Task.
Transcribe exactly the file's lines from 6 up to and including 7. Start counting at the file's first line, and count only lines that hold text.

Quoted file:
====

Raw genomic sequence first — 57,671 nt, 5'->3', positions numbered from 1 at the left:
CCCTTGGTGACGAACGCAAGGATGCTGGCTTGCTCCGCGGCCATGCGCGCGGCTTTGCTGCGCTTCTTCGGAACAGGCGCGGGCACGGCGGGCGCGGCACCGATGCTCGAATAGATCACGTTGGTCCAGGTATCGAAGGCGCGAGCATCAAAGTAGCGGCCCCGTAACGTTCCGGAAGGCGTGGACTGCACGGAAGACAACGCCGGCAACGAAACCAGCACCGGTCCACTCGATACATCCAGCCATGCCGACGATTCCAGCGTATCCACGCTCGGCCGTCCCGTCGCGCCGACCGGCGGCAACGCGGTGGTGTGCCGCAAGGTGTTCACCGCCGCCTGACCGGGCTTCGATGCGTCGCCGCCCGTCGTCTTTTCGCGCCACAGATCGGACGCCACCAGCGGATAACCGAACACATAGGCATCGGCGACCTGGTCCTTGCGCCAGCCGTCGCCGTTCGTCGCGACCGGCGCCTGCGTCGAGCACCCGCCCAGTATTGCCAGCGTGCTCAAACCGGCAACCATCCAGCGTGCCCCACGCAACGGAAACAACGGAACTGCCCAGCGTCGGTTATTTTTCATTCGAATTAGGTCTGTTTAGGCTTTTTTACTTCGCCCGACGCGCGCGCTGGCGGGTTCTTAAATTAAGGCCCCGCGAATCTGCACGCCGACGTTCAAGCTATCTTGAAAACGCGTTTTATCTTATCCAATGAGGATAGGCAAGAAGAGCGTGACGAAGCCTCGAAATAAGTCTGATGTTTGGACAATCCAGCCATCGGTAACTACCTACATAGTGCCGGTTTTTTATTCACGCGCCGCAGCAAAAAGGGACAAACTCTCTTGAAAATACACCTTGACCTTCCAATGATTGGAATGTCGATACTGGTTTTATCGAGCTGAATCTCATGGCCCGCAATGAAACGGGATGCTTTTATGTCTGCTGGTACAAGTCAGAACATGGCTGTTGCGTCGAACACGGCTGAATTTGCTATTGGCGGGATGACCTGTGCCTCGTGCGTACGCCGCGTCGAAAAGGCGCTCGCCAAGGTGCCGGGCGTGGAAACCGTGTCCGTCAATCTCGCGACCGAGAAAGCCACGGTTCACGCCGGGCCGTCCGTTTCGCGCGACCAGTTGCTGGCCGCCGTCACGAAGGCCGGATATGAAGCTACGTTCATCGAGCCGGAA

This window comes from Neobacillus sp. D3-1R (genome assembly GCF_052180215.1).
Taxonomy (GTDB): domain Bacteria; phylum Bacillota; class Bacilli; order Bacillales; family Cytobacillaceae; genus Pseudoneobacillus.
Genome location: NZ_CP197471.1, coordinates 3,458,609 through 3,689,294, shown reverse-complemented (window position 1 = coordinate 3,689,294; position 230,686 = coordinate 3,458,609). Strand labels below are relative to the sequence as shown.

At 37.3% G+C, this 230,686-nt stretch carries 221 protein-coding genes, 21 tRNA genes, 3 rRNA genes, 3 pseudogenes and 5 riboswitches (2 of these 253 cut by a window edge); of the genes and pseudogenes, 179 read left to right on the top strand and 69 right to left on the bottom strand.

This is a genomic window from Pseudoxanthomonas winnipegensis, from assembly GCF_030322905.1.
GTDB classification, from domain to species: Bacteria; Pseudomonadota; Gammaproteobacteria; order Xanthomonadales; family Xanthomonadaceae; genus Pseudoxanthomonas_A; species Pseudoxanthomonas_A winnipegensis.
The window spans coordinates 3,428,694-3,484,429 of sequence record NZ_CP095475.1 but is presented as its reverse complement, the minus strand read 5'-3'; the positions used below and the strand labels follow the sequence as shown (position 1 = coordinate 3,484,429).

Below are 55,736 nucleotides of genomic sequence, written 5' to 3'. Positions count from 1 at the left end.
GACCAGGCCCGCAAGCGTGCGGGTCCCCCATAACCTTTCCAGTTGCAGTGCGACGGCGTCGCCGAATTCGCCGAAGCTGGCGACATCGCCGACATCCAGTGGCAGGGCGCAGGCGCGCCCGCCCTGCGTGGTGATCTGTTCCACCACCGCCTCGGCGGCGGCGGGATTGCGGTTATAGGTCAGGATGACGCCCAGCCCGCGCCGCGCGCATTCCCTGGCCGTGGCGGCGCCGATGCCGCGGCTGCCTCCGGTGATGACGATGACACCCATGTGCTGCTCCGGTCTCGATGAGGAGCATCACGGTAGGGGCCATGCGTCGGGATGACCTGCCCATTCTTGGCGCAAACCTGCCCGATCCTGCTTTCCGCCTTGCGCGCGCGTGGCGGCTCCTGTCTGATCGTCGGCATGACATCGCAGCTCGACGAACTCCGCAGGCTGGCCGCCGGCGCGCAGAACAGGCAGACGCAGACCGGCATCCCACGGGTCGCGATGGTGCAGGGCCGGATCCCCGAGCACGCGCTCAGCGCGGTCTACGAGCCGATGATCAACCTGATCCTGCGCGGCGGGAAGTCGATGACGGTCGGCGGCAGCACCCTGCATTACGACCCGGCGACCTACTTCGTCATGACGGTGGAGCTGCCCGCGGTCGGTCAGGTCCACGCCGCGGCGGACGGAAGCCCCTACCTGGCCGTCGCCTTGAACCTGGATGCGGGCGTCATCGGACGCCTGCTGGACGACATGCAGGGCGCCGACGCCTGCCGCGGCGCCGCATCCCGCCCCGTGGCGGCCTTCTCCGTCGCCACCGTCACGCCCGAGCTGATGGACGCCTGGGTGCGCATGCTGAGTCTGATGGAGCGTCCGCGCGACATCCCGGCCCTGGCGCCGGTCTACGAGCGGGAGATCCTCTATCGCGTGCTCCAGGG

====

At 37.3% G+C, this 230,686-nt stretch carries 221 protein-coding genes, 21 tRNA genes, 3 rRNA genes, 3 pseudogenes and 5 riboswitches (2 of these 253 cut by a window edge); of the genes and pseudogenes, 179 read left to right on the top strand and 69 right to left on the bottom strand.

This is a genomic window from Pseudoxanthomonas winnipegensis, from assembly GCF_030322905.1.